There were a total of 31,941 students enrolled in the Jackson Public School District during the 2006-2007 school year. The gender makeup of the district was 50% female and 50% male. The racial makeup of the district was 97.51% African American, 1.83% White, 0.45% Hispanic, 0.18% Asian, and 0.03% Native American.[12] 76.6% of the district's students were eligible to receive free lunch.[13]

Previous school years[edit]

School Year Enrollment Gender Makeup Racial Makeup
Female Male Asian African
American
Hispanic Native
American
White
2005-06[12] 32,403 50% 50% 0.15% 97.25% 0.42% 0.02% 2.16%
2004-05[12] 31,611 50% 50% 0.18% 97.01% 0.35% 0.03% 2.43%
2003-04[12] 31,640 50% 50% 0.19% 96.25% 0.31% 0.03% 3.22%
2002-03[14] 31,529 50% 50% 0.21% 95.83% 0.23% 0.04% 3.70%

Accountability statistics[edit]

2006-07[15] 2005-06[16] 2004-05[17] 2003-04[18] 2002-03[19]
District Accreditation Status Accredited Accredited Accredited Accredited Accredited
School Performance Classifications
Level 5 (Superior Performing) Schools 6 7 4 3 2
Level 4 (Exemplary) Schools 14 7 12 10 13
Level 3 (Successful) Schools 28 32 28 30 27
Level 2 (Under Performing) Schools 7 9 11 10 11
Level 1 (Low Performing) Schools 0 0 0 2 2
Not Assigned 1 1 1 2 2

2011 handcuffing litigation[edit]

On June 8, 2011, the Southern Poverty Law Center filed a federal class action lawsuit against the district over allegations that officials at Capital City Alternative School unlawfully shackled and handcuffed pupils.[20][21] [22] [23][24] [25] [26]

School uniforms[edit]

In April 2005, the district adopted a policy requiring elementary and middle school pupils to wear uniforms.[27]

See also[edit]

References[edit]

  1. ^ "Archived copy". Archived from the original on September 27, 2011. Retrieved July 11, 2011. 
  2. ^ [1]
  3. ^ "Archived copy". Archived from the original on May 23, 2013. Retrieved July 22, 2013. 
  4. ^ [2]
  5. ^ "Archived copy". Archived from the original on December 16, 2013. Retrieved July 18, 2013. 
  6. ^ School Links Archived January 19, 2016, at the Wayback Machine.
  7. ^ a b "Archived: Blue Ribbon Schools Program, Schools Recognized 1982-1983 Through 1999-2002 (PDF)" (PDF). United States Department of Education. Archived from the original (PDF) on March 26, 2009. Retrieved July 9, 2011. 
  8. ^ "Selected 2008 Schools - No Child Left Behind-Blue Ribbon Schools Program". United States Department of Education. Retrieved July 9, 2011. 
  9. ^ "Blue Ribbon Schools: Schools Recognized from 2003-2009 -- January 2011 (PDF)" (PDF). United States Department of Education. Retrieved July 9, 2011. 
  10. ^ "Archived copy". Archived from the original on June 17, 2015. Retrieved July 18, 2013. 
  11. ^ "Archived copy". Archived from the original on October 5, 2013. Retrieved July 27, 2013. 
  12. ^ a b c d "Mississippi Assessment and Accountability Reporting System". Office of Research and Statistics, Mississippi Department of Education. Archived from the original on March 23, 2007.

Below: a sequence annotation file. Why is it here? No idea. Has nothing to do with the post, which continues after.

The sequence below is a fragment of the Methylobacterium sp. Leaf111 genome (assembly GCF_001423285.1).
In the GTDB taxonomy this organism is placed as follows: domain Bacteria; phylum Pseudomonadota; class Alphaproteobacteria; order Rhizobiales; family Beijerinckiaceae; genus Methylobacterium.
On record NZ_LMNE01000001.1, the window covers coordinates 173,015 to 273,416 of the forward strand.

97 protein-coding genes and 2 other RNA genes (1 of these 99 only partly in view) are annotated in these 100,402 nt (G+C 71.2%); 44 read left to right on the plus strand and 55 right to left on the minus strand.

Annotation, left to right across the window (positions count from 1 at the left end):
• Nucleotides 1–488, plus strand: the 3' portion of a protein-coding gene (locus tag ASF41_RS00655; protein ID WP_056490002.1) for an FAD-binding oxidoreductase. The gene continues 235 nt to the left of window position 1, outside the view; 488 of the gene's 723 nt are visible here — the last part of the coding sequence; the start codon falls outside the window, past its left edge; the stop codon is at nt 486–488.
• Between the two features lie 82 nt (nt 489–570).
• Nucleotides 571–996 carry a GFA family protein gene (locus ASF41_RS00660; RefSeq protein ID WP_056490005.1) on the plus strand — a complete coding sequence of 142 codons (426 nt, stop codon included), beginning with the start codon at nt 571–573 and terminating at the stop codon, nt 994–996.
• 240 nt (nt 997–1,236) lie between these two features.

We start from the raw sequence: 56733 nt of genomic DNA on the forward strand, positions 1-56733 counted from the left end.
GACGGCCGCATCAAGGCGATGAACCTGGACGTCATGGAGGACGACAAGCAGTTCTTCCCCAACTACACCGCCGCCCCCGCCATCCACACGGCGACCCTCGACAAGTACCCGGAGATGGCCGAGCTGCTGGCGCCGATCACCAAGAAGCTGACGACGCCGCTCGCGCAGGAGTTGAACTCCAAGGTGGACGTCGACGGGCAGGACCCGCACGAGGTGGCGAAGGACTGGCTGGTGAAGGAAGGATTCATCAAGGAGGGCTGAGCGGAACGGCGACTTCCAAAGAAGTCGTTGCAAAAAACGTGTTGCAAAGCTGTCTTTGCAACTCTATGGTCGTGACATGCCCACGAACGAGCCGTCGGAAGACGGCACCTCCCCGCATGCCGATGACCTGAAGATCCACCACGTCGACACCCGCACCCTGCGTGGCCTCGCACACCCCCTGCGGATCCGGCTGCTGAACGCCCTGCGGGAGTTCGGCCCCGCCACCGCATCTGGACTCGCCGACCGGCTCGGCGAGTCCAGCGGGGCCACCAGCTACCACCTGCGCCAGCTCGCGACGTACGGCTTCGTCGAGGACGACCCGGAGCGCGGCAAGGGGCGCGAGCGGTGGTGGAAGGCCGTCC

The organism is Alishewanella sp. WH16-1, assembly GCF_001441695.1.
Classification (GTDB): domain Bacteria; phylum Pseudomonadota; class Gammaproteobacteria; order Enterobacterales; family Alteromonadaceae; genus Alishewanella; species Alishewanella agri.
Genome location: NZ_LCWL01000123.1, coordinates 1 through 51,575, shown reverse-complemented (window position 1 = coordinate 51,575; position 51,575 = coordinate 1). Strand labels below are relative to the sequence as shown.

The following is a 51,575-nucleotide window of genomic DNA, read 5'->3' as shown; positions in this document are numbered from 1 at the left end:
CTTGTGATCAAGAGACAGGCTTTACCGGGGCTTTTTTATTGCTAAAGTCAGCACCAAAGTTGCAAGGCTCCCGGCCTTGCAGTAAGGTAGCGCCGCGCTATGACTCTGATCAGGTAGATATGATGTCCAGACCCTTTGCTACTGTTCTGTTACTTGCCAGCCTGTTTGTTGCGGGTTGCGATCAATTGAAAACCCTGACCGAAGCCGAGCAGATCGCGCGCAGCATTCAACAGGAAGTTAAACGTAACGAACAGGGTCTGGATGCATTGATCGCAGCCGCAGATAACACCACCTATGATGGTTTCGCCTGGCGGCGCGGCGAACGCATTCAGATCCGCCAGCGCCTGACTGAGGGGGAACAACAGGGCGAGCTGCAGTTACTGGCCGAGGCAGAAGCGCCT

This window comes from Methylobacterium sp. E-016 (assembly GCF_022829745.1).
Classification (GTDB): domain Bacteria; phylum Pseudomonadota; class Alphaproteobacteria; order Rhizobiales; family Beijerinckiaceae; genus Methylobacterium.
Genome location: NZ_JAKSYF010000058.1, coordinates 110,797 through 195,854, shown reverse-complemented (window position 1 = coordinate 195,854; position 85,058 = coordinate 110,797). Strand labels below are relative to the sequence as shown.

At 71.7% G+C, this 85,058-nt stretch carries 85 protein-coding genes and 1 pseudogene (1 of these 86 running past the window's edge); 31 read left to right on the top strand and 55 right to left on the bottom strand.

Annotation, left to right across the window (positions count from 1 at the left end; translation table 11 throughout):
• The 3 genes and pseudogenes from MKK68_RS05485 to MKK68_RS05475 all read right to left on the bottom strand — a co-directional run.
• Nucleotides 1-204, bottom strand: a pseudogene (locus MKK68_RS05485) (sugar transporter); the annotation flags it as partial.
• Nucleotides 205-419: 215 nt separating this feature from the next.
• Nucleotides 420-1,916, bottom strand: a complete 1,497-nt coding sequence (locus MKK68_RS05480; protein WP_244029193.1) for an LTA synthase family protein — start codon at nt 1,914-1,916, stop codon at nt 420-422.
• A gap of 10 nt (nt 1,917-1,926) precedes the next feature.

13. ^ "2006-07 State, District, and School Enrollment by Race/Gender with Poverty Data" (XLS). Mississippi Department of Education. 2008-01-16. Retrieved 2008-05-18. [dead link]
  14. ^ "Mississippi Report Card for 2002-2003". Office of Educational Accountability, Mississippi Department of Education. 2004-09-02. Archived from the original on 2007-08-12. Retrieved 2007-08-31. 
  15. ^ "2007 Results" (PDF). Mississippi Statewide Accountability System. Mississippi Department of Education. 2007-09-13. Archived from the original (PDF) on 2007-11-27. Retrieved 2007-09-15. 
  16. ^ "2006 Results" (PDF). Mississippi Statewide Accountability System. Mississippi Department of Education. 2006-09-06. Archived from the original (PDF) on 2007-02-17. Retrieved 2007-05-24. 
  17. ^ "2005 Results" (PDF). Mississippi Statewide Accountability System. Mississippi Department of Education. 2005-09-09. Archived from the original (PDF) on 2006-12-13. Retrieved 2007-05-24. 
  18. ^ "2004 Results" (PDF). Mississippi Statewide Accountability System. Mississippi Department of Education. 2004-09-26. Archived from the original (PDF) on 2007-07-05. Retrieved 2007-05-24. 
  19. ^ "2003 Results" (PDF). Mississippi Statewide Accountability System. Mississippi Department of Education. 2003-11-21. Archived from the original (PDF) on 2006-12-11. Retrieved 2007-05-24. 
  20. ^ "Miss. school district sued over punishments". Fox News. Associated Press. June 8, 2011. Retrieved July 9, 2011. 
  21. ^ "SPLC Files Lawsuit Against Jackson, Miss., Public Schools After Students Handcuffed, Shackled to Poles". Southern Poverty Law Center. June 8, 2011. Retrieved July 9, 2011. 
  22. ^ "Students eat while handcuffed. JPS admits restraints used at alternative school but denies wrongdoing". Clarion-Ledger. July 9, 2011. Retrieved July 10, 2011. 
  23. ^ "District: Students Ate Lunch While Handcuffed". Jackson, Mississippi: WAPT (TV). July 10, 2011. Retrieved July 10, 2011. 
  24. ^ "District: Jackson alternative school handcuffs students sometimes for lunch, but not for hours". The Republic. Columbus, Indiana. July 9, 2011. Retrieved July 10, 2011. 
  25. ^ "A.M. vs. Jackson Public Schools complaint" (PDF). Retrieved July 10, 2011. 
  26. ^ "JPS Student Restraint Policy" (PDF). Retrieved July 10, 2011. 
  27. ^ "School Uniforms a Must in Jackson Public Schools". Sun Herald. April 27, 2005. p. A3. Retrieved July 10, 2011. 
  • Taylor, Ayana (May 13, 2004). "JPS, Then and Now". Jackson Free Press. Retrieved July 9, 2011. 

External links[edit]